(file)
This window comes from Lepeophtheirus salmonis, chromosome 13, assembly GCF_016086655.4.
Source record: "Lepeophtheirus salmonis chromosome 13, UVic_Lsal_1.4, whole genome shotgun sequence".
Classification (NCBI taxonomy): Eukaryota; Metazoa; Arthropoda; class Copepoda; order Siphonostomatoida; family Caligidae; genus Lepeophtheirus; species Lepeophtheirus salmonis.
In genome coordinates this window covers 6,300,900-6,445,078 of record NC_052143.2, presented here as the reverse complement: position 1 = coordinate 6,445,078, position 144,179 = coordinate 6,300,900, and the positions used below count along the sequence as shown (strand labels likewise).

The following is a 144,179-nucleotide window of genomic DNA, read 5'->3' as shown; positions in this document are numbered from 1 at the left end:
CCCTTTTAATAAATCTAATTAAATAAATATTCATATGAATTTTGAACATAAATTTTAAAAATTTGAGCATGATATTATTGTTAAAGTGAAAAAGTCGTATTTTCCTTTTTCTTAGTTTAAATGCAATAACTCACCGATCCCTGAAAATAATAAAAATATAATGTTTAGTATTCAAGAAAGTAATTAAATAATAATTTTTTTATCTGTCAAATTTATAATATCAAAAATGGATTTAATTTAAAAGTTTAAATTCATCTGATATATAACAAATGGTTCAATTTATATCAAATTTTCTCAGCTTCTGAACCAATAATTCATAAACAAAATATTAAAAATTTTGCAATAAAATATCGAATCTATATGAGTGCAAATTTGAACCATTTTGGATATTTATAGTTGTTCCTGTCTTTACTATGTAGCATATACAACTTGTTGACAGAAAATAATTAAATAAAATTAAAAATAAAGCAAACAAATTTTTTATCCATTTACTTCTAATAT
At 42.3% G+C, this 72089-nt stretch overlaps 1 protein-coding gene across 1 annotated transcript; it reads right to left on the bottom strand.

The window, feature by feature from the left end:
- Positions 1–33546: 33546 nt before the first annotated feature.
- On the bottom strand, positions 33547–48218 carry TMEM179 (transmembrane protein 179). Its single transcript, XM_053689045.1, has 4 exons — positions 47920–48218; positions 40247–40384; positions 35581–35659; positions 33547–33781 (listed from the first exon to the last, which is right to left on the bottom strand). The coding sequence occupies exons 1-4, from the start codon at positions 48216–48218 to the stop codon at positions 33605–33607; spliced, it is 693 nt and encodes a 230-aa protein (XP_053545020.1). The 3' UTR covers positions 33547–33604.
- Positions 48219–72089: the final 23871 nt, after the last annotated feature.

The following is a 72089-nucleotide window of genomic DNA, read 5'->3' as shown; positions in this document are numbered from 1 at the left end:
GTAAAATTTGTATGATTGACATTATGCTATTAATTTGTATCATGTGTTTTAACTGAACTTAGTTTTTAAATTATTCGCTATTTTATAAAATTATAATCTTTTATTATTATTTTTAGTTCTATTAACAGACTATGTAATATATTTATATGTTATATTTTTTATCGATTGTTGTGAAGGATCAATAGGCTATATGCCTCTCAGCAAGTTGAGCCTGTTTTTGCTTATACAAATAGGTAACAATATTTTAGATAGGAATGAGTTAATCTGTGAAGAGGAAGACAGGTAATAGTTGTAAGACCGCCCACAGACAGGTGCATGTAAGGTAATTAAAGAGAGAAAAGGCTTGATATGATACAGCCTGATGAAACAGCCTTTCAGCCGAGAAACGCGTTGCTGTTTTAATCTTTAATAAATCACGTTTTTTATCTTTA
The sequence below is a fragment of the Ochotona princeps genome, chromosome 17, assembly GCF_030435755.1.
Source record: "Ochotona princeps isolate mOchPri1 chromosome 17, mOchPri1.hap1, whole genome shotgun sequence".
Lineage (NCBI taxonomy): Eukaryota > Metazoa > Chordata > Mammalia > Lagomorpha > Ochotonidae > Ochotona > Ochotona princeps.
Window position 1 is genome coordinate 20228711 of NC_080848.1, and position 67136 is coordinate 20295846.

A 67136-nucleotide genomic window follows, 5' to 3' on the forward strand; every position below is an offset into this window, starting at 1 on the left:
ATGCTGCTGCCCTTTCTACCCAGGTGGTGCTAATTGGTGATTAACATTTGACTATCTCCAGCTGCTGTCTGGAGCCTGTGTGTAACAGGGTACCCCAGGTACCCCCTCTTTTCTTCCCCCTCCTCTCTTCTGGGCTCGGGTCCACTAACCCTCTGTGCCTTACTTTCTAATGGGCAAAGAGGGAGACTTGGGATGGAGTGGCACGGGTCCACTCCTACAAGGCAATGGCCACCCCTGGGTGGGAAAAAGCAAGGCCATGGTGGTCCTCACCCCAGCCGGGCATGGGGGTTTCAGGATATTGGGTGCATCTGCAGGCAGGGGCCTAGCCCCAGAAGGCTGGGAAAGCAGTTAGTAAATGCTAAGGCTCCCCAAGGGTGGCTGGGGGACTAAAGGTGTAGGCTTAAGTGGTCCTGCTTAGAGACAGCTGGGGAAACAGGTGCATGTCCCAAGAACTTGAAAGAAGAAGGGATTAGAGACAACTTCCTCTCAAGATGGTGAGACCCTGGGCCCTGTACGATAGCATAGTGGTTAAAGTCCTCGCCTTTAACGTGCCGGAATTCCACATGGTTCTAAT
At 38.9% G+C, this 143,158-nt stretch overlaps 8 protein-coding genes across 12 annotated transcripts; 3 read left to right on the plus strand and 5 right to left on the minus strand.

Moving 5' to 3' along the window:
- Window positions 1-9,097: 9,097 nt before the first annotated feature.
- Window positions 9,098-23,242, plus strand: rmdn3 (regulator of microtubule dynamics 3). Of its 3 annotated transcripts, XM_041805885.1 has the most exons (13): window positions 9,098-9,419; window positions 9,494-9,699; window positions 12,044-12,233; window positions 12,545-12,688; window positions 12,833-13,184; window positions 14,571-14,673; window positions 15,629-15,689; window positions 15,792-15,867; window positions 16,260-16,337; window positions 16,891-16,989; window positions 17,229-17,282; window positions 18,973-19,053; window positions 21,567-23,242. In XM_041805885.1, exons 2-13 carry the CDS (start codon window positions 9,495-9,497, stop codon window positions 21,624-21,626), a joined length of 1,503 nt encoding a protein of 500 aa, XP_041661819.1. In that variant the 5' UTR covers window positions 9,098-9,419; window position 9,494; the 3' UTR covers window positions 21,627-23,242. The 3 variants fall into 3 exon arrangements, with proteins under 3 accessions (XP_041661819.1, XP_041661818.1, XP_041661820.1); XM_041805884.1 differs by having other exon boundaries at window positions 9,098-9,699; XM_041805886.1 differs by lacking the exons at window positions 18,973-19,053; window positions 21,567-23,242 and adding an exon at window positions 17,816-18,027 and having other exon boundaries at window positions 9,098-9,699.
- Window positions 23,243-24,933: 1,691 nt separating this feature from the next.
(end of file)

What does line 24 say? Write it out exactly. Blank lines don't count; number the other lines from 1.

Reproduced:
- Window positions 23,243-24,933: 1,691 nt separating this feature from the next.